Darren woke up in a place where hedges with bright flowers surrounded her. She was unbearably exhausted. She rolled over and saw Anne lying on her back. Anne’s face was sheet-white and she looked dead. Darren gasped at the possibility and hurried to take her pulse. No, don’t be dead, I still need to get home and she’s the only one who knows the directions of this place. Anne’s hand felt cold but Darren found a faint pulse.

“Anne,” Darren said softly. “Ma’am...Your Highness...Your Majesty...” Darren tried to find the right title. Then, she heard Anne moan weakly. She tried to sit upright but fell back.

“Darren, pluck that flower off the vine and give it to me.” Anne gestured to something behind Darren. There, growing solemnly on the hedge was a magnificent, sea-green flower. Darren stood, snapped the stem of the flower and gave it to Anne. Anne brought it up to her nose and sniffed it. Almost immediately, the color came back to her cheeks and she stood slowly with renewed energy. Anne tucked the flower in her ebony hair.

“How did you...?” Darren started to question.

“This flower can cure almost any sickness. It’s called Demons’ Opposition.” Anne hesitated. “We’re out of the castle...WE’RE OUT OF THE CASTLE!” Anne’s eyes filled to the brim with tears of joy. She danced gracefully along the hedges humming Greensleeves. Darren recognized some ballet moves that were altered through time.

The sky grew darker. The wind rushed quickly. Leaves from the hedges fled from their home on the thin finger-like branches.

Escape not, the demons whispered. You will perish before you do. Join us or you will enter that fate.

Anne stopped dancing and screamed, “THE DEMONS! ” If the situation hadn't been that dire, Darren would have been on the floor laughing.

Anne grabbed Darren by the arm and ran. They ran so fast, Darren didn’t even know which way they turned in the maze. Left, right, right, left...it was all a blur.

You cannot escape fate, Anne, Darren.

Anne made no attempt to slow down, instead she ran faster with Darren hot on her heels. Darren’s lungs burned. She gasped like a fish with no water. Anne started to sing the second part of Greensleeves:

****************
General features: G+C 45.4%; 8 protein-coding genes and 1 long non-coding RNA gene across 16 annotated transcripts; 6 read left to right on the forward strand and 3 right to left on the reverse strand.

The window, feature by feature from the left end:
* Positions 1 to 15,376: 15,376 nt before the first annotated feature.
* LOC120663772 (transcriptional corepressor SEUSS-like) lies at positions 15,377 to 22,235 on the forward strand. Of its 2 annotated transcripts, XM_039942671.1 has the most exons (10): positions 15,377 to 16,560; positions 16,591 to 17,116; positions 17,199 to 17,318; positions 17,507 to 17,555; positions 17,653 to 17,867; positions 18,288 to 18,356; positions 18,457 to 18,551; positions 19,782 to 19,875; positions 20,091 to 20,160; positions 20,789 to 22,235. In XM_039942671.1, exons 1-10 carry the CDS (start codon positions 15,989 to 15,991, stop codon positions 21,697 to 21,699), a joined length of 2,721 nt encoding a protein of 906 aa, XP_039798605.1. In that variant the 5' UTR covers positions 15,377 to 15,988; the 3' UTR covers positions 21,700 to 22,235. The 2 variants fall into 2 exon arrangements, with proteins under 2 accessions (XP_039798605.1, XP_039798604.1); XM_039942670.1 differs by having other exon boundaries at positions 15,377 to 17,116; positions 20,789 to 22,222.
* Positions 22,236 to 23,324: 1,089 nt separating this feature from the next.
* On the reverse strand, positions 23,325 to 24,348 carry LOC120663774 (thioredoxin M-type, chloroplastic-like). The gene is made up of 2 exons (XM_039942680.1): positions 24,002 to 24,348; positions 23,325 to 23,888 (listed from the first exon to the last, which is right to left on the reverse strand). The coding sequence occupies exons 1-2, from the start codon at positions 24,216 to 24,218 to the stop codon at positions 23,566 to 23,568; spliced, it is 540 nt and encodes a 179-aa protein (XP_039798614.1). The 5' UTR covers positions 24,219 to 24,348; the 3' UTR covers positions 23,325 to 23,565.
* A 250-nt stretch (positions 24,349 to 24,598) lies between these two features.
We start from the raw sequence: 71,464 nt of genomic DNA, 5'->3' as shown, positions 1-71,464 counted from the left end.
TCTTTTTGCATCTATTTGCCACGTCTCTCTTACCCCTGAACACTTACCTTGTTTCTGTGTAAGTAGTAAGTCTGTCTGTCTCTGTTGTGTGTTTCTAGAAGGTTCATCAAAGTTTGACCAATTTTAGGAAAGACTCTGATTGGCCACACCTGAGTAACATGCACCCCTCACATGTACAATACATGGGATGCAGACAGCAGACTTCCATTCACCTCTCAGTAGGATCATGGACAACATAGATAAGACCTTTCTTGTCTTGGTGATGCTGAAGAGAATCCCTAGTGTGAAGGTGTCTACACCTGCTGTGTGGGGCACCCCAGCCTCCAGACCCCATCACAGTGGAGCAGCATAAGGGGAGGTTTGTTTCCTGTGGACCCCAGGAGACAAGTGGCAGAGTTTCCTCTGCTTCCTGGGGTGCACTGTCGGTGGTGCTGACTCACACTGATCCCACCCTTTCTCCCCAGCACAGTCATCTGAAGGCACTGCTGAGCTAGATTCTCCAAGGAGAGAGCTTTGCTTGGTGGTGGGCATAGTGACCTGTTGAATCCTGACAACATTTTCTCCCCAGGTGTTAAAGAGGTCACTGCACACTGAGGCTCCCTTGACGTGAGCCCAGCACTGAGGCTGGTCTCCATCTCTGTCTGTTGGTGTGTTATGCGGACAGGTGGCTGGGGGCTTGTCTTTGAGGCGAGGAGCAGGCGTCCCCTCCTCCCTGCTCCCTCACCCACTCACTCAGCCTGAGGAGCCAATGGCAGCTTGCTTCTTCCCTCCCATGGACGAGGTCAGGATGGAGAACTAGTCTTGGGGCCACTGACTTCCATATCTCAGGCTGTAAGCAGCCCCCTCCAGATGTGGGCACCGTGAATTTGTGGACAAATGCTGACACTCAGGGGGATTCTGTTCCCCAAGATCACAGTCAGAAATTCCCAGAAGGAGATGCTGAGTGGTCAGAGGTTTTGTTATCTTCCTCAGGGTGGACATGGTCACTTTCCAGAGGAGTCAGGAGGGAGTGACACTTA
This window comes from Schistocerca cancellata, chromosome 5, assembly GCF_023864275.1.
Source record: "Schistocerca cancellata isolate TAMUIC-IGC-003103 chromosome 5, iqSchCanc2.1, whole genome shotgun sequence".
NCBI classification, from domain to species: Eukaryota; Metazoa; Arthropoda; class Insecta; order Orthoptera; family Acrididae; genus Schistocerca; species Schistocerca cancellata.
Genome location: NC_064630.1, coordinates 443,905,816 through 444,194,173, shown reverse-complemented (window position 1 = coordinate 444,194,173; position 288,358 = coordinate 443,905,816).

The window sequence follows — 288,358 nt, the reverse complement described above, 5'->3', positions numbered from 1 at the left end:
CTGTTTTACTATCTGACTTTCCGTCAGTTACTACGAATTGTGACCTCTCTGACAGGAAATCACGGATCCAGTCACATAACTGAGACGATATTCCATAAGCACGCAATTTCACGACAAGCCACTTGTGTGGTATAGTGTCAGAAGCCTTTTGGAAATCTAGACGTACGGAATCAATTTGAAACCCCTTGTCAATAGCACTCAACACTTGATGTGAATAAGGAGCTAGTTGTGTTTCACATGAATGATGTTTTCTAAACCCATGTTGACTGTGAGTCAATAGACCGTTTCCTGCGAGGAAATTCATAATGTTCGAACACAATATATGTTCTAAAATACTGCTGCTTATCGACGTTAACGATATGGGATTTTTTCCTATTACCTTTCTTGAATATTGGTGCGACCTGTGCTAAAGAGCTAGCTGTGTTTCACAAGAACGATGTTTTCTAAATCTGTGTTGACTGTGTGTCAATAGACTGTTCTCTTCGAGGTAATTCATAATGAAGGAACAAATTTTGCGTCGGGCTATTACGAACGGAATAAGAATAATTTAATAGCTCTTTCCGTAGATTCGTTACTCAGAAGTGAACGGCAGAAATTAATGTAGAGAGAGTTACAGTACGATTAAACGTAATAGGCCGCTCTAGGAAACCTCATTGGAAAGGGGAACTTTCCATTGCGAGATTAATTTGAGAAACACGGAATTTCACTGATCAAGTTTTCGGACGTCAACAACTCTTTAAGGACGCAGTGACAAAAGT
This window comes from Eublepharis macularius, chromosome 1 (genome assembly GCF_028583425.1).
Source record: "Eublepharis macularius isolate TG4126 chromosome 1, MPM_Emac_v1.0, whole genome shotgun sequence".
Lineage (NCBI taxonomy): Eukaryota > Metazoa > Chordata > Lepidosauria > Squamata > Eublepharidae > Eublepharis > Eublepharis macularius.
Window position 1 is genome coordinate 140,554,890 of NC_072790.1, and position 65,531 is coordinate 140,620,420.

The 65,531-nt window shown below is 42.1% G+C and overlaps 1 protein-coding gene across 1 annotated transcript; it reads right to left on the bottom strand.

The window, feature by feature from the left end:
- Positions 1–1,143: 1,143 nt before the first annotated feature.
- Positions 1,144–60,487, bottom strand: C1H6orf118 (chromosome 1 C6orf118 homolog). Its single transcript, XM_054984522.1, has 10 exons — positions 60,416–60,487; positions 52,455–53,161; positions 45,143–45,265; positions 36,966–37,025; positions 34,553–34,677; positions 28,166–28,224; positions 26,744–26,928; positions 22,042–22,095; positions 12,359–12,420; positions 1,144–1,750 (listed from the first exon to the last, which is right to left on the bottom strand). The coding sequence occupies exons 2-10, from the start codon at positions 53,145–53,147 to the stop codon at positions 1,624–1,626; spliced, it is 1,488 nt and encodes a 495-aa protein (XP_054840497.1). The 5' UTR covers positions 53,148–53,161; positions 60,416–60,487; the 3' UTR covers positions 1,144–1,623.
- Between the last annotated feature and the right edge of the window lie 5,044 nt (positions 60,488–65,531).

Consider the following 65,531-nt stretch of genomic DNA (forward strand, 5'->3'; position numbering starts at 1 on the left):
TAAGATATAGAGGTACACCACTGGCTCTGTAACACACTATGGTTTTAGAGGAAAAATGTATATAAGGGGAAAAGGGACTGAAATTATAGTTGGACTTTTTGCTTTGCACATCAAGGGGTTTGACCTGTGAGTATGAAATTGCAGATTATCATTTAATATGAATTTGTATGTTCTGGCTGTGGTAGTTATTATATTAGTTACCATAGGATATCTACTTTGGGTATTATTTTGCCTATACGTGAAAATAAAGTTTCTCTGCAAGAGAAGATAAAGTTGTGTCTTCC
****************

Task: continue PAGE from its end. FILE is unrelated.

“Your vows, you’ve broken, like my heart. Oh, why did you do enrapture me? For I remain in a world apart, but my heart remains in captivity.”

Darren realized what Anne was getting at. If they got out of the castle by singing Greensleeves, why can’t they get out of the maze, too? Darren sang, hoping the song wouldn’t return them to the castle.

“Greensleeves was all my joy. Greensleeves was my delight. Greensleeves was my heart of gold. And who but my lady Greensleeves?”

Extreme pain seared through her mind. Colors blended and tortured her eyes. The green hedges were suddenly a atrocious pink. The dark gray of the sky was white. The world spun out of control. Darren thought the pain from the last episode couldn’t get any worse but this time, it was doubled. Darren thought she really did die.

You didn’t listen. You didn’t join us. Now, you can’t turn back.

Darren woke up with a beautiful scent in her nose. Her eyelids fluttered open and saw the green flower in her face. She used her hand to nudge it away. Anne was looking down at her. Darren got up and saw a beautiful, glittering ocean with the sun sinking behind it like a child hiding behind the covers.

“We need to get out of here,” Anne said with ferocity in her voice. Darren was a step ahead of her.

“I have been ready at your hand, to grant whatever you would crave. I have both wagered life and land, you love and good-will for to have.”

Darren sang the song with as much desire for home as she could muster. She’d had enough enough pain, enough sorrow, enough, enough, ENOUGH!

This time, instead of pain, there was a slight tingling tickling her mind.

Darren found herself sitting at the piano. She hesitantly placed her fingers on the keys. She started to play Greensleeves with tears rolling down her cheeks.
Eva L on writing:
The life of Queen Anne Boleyn of England and my love for fantasy inspired me to write this.